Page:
1964 Chevrolet Custom C10 Shortbed, on 2040-cars
Moorefield, West Virginia, United States
For Sale By:Private Seller
Interior Color: Tan
Options: Cassette Player
Drive Type: automatic
Sub Model: fleetside
Warranty: Vehicle does NOT have an existing warranty
Exterior Color: Tan/Burgundy
Condition: UsedA vehicle is considered used if it has been registered and issued a title. Used vehicles have had at least one previous owner. The condition of the exterior, interior and engine can vary depending on the vehicle's history. See the seller's listing for full details and description of any imperfections.Seller Notes:"rear air suspension will leak over night but not while driving. slight vibration over 60 miles per hour."
Chevrolet C-10 for Sale
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- 1984 chevy c10 swb
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Auto Services in West Virginia
Auto Repair & Service, New Car Dealers, Used Car Dealers
Address: 525 Don Knotts Blvd, Dellslow
Phone: (304) 292-4823
New Car Dealers, Used Car Dealers, Used Truck Dealers
Address: 1011 Pike St, Williamstown
Phone: (740) 374-8666
Auto Repair & Service, Tire Changing Equipment, Lubricating Service
Address: 10218 Sharpsburg Pike, Shepherdstown
Phone: (240) 329-0936
Used Car Dealers
Address: 2689 Harper Rd, Blue-Jay
Phone: (304) 253-5005
Auto Repair & Service
Address: 2200 Staunton Tpke, Elizabeth
Phone: (304) 422-3977
Automobile Parts & Supplies, Glass-Auto, Plate, Window, Etc, Windshield Repair
Address: 345 National Rd, Wheeling
Phone: (800) 582-9789
Thu, 28 Feb 2013 09:59:00 EST
Edmunds has worked up a piece that tries to figure out just how much the global Chevrolet Corvette economy is worth, a spitballed guesstimate putting the number at more than $2.5 billion with the proviso that the number is probably low. It starts by taking Corvette's new car sales of 14,132 units last year, which would equate to $714,725,900 (including destination) assuming ever car sold was a base coupe with no options. In the final tally, a little extra padding gets that number up to $750,000,000.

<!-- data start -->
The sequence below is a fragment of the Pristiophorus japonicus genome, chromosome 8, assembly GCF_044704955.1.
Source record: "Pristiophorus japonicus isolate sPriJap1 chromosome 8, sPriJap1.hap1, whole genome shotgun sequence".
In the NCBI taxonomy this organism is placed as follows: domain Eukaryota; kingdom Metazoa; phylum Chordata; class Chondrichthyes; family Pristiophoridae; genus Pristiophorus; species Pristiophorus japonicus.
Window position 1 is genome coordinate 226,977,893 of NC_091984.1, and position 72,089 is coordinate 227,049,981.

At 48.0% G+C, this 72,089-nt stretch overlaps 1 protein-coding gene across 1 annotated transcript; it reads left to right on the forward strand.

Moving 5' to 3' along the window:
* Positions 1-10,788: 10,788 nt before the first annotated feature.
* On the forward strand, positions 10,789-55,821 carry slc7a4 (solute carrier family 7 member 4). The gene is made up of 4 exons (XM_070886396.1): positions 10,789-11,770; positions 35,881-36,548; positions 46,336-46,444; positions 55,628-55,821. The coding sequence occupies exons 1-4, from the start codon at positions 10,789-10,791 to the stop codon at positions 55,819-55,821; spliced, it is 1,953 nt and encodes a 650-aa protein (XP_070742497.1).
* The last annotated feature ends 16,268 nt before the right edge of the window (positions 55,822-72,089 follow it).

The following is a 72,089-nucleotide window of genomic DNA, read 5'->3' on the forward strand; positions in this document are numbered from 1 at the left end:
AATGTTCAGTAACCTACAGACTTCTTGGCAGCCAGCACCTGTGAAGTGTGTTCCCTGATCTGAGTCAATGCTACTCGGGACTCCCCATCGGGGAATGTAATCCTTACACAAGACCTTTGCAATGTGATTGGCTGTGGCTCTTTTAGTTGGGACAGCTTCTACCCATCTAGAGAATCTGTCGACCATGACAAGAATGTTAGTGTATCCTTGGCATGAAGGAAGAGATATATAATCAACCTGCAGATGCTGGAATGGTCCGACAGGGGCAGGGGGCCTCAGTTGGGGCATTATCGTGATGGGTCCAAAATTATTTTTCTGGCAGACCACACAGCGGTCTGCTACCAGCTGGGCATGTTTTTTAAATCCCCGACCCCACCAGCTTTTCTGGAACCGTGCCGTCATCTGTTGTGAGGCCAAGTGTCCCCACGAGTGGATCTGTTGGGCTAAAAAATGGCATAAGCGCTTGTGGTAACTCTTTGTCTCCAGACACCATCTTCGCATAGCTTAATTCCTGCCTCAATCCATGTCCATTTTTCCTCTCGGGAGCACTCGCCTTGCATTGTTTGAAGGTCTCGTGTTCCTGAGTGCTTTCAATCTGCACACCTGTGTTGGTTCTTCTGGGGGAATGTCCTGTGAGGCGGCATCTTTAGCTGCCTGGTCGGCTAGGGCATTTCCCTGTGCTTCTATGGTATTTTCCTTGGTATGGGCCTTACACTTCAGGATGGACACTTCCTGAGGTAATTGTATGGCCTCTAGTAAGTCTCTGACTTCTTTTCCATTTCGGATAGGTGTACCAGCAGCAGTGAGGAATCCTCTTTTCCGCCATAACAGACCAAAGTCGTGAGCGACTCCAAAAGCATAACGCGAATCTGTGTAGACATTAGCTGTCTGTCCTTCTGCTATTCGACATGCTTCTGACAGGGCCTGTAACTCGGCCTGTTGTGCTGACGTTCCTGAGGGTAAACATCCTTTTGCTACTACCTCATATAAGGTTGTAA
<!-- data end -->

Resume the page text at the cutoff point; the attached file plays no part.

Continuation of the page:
Fri, 07 Dec 2012 08:44:00 EST
But that's not all. Consider this: Many of the almost 1.4 million Corvettes produced over the model's history are still on the road. There are new parts being produced and aftermarket companies like Mid-America Motorworks deaing business, that single Illinois company doing more than $40 million a year in sales. There are the Corvette events large and small, restorers who do nothing but Corvettes, salvage yards that deal only in used Corvette parts and the Corvette magazines where owners find all this stuff.
And then there are the Corvette-themed tchotchkes, every single one of which provides a tiny contribution to the huge licensing royalties that General Motors collects every year. The article admits there's no way to come to an accurate number, but it just goes to show how valuable one specific model can be to a company.
We all remember the financial crisis that began several years back. At its core was a splurge of subprime lending for housing loans. The housing bubble burst, triggering a collapse of the mortgage-backed securities market. Apparently, those types of loans still exist in the automotive industry, and the market share for these types of "nonprime, subprime, and deep subprime," loans has grown 13.6 percent compared to the third quarter a year ago.
Thu, 12 Jun 2014 16:30:00 EST
According to an Automotive News report, high-risk lending expanded to 24.8 percent of total loans in Q3, up from 21.9 percent for this time last year. As this level increased, average credit scores of borrowers dropped to 755, down from 763 a year ago. In that time, the average financing amount increased $90 per vehicle, to $25,963.
At 818, Volvo maintains the highest per-owner credit score, while Mitsubishi has the lowest, at 694. The highest rate of borrowers was at Toyota, with 14 percent of the market, followed by Ford with 13.1 percent and Chevrolet at 11.1.
Kenneth Feinberg, the man in charge of the General Motors compensation fund dealing with the its widespread ignition switch woes, has issued an informal, two-letter response to the plaintiffs in more than 70 lawsuits seeking redress for lost resale value of their Cobalts: "No." The cases were recently combined into one, but Feinberg told The Detroit News that the fund will deal "only with death and physical injury claims," and that "perceived diminished value" will get no consideration.
ALG, the firm specializing in establishing residual values, determined that Cobalt owners had lost $300 compared to the segment competition and doesn't envision any long-term effects from the recall situation. Feinberg's statement comes in advance of public details on how the compensation fund will work and adheres to GM's long-held position on the matter. The company has already asked a judge to throw out such suits using the pre-bankruptcy defense, even as it stopped using that defense in cases of injury and death.
With plenty of potential gain from the GM suit, however, don't expect the plaintiffs to give up yet. When Toyota was sued for the same reason during the unintended acceleration debacle, it eventually settled the case for between $1 billion and $1.4 billion just to get it over with. Since the 85 law firms involved in the Toyota litigation took home more than $250 million of that total, we shouldn't expect the attorneys to give up on a GM payout, either.